Vitamin D offers a host of benefits |

Vitamin D offers a host of benefits

“Yes, Virginia, Vitamin D by direct skin exposure to the sun (taken in short bursts) delivers powerful healing benefits to more than just the bones of the body!”

An old-fashioned term used for any one substance that supposedly delivers many different positive benefits and wonderful things for different parts of our bodies …. e.g., “preventing and/or curing many forms of diseases or illnesses must surely be … ‘snake oil'”!

However, many so-called “snake oils” often receive different reviews when one learns about the scientific studies and documented attributes of such a substance.

Take the amazing capabilities of vitamin D. It brings a long history of being able to aid in the healing of a variety of woes, an amazing variety of woes. And, it is one of those substances that has successfully gone through the rigor of scientific studies and proven to deliver on the many different health benefits proclaimed by its beneficiaries and supporters.

In one of my previous columns, I discussed osteoporosis and reported on studies pointing to an epidemic of vitamin D deficiency, due to previously insufficient dosage recommendations in our daily food or supplemental intake of vitamin D. We learned that studies have shown that treatment with higher doses of vitamin D improves muscle strength, reduces muscle pains and helps maintain bone integrity, thus reducing falls and fractures and having a significant preventive or early intervention effect in the disease of osteoporosis.

Incredibly enough, that’s only part of what this little molecule can do. It also reduces inflammation seen in gum disease, decreases the risk of developing multiple sclerosis and other autoimmune diseases (in which a persons immune system attacks parts of his or her own body), reduces the risk of diabetes, acts to promote the production of cathelicidin, an antibiotic-like molecule (manufactured in our own cells) that reduces the risk of infections such as influenza and tuberculosis.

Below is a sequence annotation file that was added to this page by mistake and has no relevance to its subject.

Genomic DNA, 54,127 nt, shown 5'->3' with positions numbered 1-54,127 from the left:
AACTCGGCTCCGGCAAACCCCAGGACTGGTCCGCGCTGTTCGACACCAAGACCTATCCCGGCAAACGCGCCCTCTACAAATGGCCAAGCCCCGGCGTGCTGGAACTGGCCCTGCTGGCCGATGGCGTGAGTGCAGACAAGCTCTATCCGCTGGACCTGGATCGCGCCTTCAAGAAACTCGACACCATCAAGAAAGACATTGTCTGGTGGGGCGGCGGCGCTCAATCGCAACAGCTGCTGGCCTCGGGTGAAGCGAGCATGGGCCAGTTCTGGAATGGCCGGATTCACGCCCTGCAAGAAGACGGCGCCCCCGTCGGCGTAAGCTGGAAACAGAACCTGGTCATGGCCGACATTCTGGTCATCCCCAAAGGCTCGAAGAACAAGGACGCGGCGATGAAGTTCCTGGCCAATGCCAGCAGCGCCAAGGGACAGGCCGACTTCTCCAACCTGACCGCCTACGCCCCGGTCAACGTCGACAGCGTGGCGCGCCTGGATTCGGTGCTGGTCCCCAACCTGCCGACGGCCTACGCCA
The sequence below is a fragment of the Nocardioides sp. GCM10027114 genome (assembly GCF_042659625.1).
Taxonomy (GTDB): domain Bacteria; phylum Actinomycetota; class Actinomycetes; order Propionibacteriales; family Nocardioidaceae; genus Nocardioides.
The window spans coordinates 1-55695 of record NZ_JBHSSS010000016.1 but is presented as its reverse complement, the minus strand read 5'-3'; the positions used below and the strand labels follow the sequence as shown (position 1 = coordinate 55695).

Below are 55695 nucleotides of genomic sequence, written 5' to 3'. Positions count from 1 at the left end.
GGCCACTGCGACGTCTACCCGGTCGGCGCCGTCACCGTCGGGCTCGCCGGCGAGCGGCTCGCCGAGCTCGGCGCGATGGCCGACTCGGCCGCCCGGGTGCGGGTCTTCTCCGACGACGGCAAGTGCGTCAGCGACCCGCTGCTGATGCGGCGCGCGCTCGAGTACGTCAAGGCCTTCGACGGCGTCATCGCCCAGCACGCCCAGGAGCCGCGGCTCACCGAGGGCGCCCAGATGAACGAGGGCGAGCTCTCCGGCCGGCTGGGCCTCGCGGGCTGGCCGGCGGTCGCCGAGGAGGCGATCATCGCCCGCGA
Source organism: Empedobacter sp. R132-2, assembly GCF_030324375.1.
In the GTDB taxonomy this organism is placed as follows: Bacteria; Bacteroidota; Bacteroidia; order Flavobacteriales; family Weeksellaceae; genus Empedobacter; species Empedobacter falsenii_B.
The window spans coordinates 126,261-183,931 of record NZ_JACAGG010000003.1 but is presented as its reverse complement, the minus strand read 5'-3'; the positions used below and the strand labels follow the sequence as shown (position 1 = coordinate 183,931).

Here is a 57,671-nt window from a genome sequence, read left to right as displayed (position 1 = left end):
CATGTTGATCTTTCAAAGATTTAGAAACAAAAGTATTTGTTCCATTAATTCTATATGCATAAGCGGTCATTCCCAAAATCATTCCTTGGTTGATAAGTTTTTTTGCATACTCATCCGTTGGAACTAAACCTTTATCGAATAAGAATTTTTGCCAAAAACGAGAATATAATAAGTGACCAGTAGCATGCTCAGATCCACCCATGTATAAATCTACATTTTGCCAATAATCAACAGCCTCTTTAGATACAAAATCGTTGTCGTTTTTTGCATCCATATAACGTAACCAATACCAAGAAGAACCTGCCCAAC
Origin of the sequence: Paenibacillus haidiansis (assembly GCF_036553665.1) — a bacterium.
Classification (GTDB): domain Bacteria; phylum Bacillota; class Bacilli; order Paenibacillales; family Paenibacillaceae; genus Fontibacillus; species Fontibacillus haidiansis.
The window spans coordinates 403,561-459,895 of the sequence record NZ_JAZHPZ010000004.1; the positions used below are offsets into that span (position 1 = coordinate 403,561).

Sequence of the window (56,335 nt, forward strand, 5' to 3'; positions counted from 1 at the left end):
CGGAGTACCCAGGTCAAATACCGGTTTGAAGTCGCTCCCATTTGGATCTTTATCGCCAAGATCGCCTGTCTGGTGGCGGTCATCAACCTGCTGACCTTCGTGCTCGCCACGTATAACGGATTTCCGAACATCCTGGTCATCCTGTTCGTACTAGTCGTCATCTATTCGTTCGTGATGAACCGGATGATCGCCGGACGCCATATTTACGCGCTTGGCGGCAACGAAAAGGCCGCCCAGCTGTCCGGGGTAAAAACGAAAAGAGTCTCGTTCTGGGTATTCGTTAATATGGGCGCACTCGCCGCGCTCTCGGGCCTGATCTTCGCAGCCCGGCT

In the late 1800s and early 1900s, long before the development of antibiotics, putting people in TB solariums for rest and exposing them to simple sunlight successfully treated TB. Recently, with outbreaks of multi-drug resistant tuberculosis, scientists in Indonesia gave tuberculosis patients higher doses of Vitamin D (10,000 I.U./day), leading to a 100 percent cure rate.

Scientific studies have also demonstrated a beneficial link between vitamin D intake and the prevention of different forms of cancer. A study in 2005 showed that intake of an additional 1000 international units of vitamin D daily reduced an individual’s colon cancer risk by 50 percent and breast and ovarian cancer risks by 30 percent. There is also evidence that higher levels of vitamin D slow the growth of prostate cancer.

So, just what is Vitamin D and how does it behave differently than other vitamins?

Actually, true vitamins are substances we need to take into our bodies (usually via food and supplements) because our bodies require them, but are unable to make them.

Therefore vitamin D is only partly a vitamin because our bodies can manufacture it when our skin is exposed to certain ultraviolet wavelengths of sunshine. Adequate amounts of vitamin D-3 , with its formidable healing abilities, can be made in the skin after only 10 to 15 minutes of exposure (at least twice a week to face arms hands or back without sunscreen) to ultraviolet light wavelengths that are present in sunlight at sea level when the sun is more than 45 degrees above the horizon. This occurs daily within the tropics or during the spring and summer season in temperate regions and almost never in the Arctic Circle.

Given the variation in sunshine exposure in different parts of the world (and with different seasons), we have a limited capacity to make vitamin D naturally. Therefore, it is considered a conditional vitamin. Once vitamin D3 is taken in or made in the skin, it travels to the liver and kidney where it is changed to make the active form 1,25 dihydroxyvitamin D.

Now, this is where it gets interesting because activated vitamin D actually acts like a hormone. It travels by the bloodstream to target organs where it attaches in the nuclei of cells and influences the genetic production of proteins from these different target cells. This is how it delivers a positive effect on the immune system functions (by attaching to white blood cells,) as well as creating the effective absorption of calcium in the intestines, etc.

A few recommendations by scientists studying the important role of vitamin D and its healthy benefits include: Get your Vitamin 25-OH blood level tested and seek to get it to around 80 by sunning yourself (oh, what a lovely pastime) for short periods of time (see above), eating foods high in vitamin D and/or taking supplements to boost your level up and maintain it up there. Natural sources of vitamin D include cod liver oil, fatty fish, mushrooms, whole egg and yeast.

The latest addition of Scientific American has a special article about vitamin D and the astoundingly varied ways it functions in our bodies.

I highly recommend this article for more details and graphic illustrations for those interested in learning more about this powerful, natural, healing substance, the likes of which, would never be seen in the company of such unsavory substances as snake oil!


Winni Loesch, MD, FAAFP, has practiced in the region since 1997. She works with Amethyst Medical Group Inc. in Grass Valley, 271-2333.

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